Last year, 18 music labels, including UMG, Warner and Sony, sued San Marcos-based Grande for allowing users to download copyrighted works over its fiber-optic lines, claiming it had helped facilitate “more than one million infringements.”
But in a filing this month in U.S. District Court in San Antonio, Grande called bullshit and urged the judge to reject the claim. According to the filing, the recording industry backed Grande into a corner, forcing it to pick between kicking off customers over questionable piracy claims or being stung by stiff copyright penalties.
Grande officials declined comment, but the filing spells out an alarming shift in the beleaguered recording industry’s anti-piracy strategy. Instead of going after individual downloaders and the websites they use, it’s now targeting broadband providers and expecting them to permanently blacklist people accused of illegal downloads.
“Having given up on actually pursuing direct infringers due to bad publicity, and having decided not to target the software and websites that make online file-sharing possible, the recording industry has shifted its focus to fashioning new forms of copyright liability that would require ISPs to act as the copyright police,” Grande’s filing states.
The Recording Industry Association of America, which represents the music labels, said it’s not waging war on ISPs but going to court with Grande over the company’s willingness to turn a blind eye to piracy.
Under current law, the RIAA sends notices to ISPs when it suspects user are making illegal downloads, and the providers are expected to reprimand the repeat offenders. Some Grande users had spurred hundreds such letters and faced no penalties, RIAA spokeswoman Kara Duckworth said.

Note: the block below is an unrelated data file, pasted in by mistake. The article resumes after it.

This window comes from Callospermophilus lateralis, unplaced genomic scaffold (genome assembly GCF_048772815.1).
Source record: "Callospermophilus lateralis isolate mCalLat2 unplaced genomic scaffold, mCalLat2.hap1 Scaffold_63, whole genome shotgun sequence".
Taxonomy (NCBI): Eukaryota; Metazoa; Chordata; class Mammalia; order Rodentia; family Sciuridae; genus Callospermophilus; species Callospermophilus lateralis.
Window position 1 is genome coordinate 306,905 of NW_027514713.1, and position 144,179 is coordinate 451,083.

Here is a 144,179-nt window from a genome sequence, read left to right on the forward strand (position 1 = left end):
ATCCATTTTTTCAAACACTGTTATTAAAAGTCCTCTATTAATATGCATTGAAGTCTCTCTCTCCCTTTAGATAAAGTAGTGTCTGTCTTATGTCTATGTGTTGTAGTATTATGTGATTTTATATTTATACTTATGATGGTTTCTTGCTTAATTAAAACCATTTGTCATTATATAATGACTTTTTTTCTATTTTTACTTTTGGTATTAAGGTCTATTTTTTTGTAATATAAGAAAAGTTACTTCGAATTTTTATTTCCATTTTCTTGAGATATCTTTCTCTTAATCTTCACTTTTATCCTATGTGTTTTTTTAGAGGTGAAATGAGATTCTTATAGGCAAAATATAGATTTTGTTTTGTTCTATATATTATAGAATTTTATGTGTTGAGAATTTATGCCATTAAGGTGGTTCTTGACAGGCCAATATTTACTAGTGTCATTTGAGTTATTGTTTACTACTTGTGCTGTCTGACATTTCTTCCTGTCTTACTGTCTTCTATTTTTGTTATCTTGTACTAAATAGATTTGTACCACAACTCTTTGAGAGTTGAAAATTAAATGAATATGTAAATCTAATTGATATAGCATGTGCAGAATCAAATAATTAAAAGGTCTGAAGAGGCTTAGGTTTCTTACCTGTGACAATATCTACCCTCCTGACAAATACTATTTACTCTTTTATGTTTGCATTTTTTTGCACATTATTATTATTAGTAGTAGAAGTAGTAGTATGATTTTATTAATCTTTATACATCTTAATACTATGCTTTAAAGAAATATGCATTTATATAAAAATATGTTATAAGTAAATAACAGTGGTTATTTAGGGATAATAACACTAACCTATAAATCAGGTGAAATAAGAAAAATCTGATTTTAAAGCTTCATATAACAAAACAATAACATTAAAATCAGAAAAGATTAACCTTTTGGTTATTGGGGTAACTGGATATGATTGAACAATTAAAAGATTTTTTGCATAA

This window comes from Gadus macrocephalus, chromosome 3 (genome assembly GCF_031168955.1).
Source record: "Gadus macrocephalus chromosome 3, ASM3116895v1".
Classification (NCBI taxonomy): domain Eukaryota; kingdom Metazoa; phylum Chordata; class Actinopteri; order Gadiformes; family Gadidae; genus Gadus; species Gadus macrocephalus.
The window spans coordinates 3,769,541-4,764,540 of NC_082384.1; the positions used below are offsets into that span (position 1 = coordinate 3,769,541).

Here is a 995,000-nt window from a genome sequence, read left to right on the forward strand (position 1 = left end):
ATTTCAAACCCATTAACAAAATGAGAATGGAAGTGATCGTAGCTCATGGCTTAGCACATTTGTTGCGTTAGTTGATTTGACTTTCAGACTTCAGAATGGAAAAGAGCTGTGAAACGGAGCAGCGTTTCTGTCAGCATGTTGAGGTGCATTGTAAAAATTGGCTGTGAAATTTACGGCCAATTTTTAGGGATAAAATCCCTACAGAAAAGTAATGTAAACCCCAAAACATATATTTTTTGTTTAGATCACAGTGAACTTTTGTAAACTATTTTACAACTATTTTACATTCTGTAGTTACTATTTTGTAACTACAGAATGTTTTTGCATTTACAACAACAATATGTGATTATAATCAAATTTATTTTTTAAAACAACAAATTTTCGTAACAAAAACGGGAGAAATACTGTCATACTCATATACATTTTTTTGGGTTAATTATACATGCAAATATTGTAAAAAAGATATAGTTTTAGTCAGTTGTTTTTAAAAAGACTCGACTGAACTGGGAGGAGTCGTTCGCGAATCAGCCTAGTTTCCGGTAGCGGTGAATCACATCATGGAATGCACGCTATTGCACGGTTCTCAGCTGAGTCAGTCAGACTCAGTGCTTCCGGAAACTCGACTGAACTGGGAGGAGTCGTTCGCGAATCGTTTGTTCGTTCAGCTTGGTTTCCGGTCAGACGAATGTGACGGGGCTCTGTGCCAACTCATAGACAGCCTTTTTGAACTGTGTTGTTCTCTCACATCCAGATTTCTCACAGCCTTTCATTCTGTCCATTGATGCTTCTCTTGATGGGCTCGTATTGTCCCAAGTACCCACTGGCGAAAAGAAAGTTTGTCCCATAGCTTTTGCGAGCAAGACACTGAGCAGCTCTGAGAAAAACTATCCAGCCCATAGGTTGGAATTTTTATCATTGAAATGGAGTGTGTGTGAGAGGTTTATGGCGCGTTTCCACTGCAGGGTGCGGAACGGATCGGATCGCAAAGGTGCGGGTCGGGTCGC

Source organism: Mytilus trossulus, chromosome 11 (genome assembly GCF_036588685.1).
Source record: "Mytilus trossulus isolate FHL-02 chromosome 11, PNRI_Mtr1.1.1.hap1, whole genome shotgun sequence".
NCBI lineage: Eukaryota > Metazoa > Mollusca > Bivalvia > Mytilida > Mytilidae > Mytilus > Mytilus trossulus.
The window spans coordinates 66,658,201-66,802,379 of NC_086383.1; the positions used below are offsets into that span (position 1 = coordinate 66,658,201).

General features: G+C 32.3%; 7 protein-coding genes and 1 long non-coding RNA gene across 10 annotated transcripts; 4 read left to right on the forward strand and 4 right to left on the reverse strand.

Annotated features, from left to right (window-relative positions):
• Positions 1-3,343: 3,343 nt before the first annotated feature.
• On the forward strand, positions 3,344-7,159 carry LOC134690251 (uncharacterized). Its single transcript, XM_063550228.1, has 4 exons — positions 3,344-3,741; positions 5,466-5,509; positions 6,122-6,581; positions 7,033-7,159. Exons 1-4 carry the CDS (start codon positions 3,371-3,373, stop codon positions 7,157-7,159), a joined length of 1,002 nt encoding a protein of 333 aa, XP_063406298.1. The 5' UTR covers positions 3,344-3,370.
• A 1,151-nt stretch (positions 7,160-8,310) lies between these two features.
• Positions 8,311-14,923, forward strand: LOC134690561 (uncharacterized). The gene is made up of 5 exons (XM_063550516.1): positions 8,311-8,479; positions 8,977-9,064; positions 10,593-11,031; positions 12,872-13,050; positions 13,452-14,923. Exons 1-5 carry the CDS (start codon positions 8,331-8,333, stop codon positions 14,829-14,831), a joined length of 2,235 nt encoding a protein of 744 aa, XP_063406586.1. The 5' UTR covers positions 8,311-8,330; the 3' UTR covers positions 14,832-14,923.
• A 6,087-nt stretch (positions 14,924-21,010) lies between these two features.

“They saw the information, and they chose to do nothing,” Duckworth said. “It’s a clear example of putting profits before following the law.”
The Grande case isn’t the industry’s first time to target an ISP.
Earlier this month, music group BMG Rights Management announced a “substantial settlement” with cable provider Cox Communications in a similar digital-copyright battle.
With that victory in hand, consumer advocates worry RIAA smells blood in the water. And that could prompt intrusive monitoring of Internet users’ accounts — whether or not they know a BitTorrent site from a BitCoin.
“The incentive would be for an ISP to kick suspected infringers off the network before the record companies become aware of them,” said Meredith Rose, policy counsel for D.C.-based consumer group Public Knowledge. “That would lead to a pervasive monitoring of Internet traffic I don’t think anybody’s OK with.”
In its filing, Grande also questions whether the music labels even have the necessary evidence to accuse its customers of illegal activity. After all, RIAA relies not on legal authorities to make that call but Rightscorp, a private company whose technology zeroes in on pirates’ IP addresses when they download.
The problem, critics say, is that Rightscorp’s system presumes guilt by linking an IP address to a person who simply may not have used it. Pirates frequently “piggyback” onto neighbors’ Wi-Fi systems to hide their activity, and who knows what your roommate is doing on your computer when you’re at work.
“An IP address is like a phone number,” Rose said. “There could be any number of people on it.”
The suit also begs the question why the music industry hasn’t yet challenged the online industry’s biggest players, namely AT&T, Charter and Comcast, whose subscriber numbers dwarf those of a regional player like Grande, who serves San Antonio, Austin and a few other Texas cities.
“The big telecom companies really are just law firms with phone antennas on top of the building and cable boxes at the bottom,” said Roger Entner, founder of Boston-based tech research firm Recon Analytics. “If RIAA went after the big guys, their lawyers would just laugh and say, ‘Sure, hump my leg.’ So, instead they’ll go after the smaller companies and try to shake them down.”
RIAA disputes that Grande’s small size has anything to do with its lawsuit. The number of incidents on its network simply showed it to be a “particularly egregious offender,” Duckworth said.
Whichever the case, the Texas company’s fate in court is likely to have a big impact on whether the music industry keeps after that strategy – and what that means for our online privacy.
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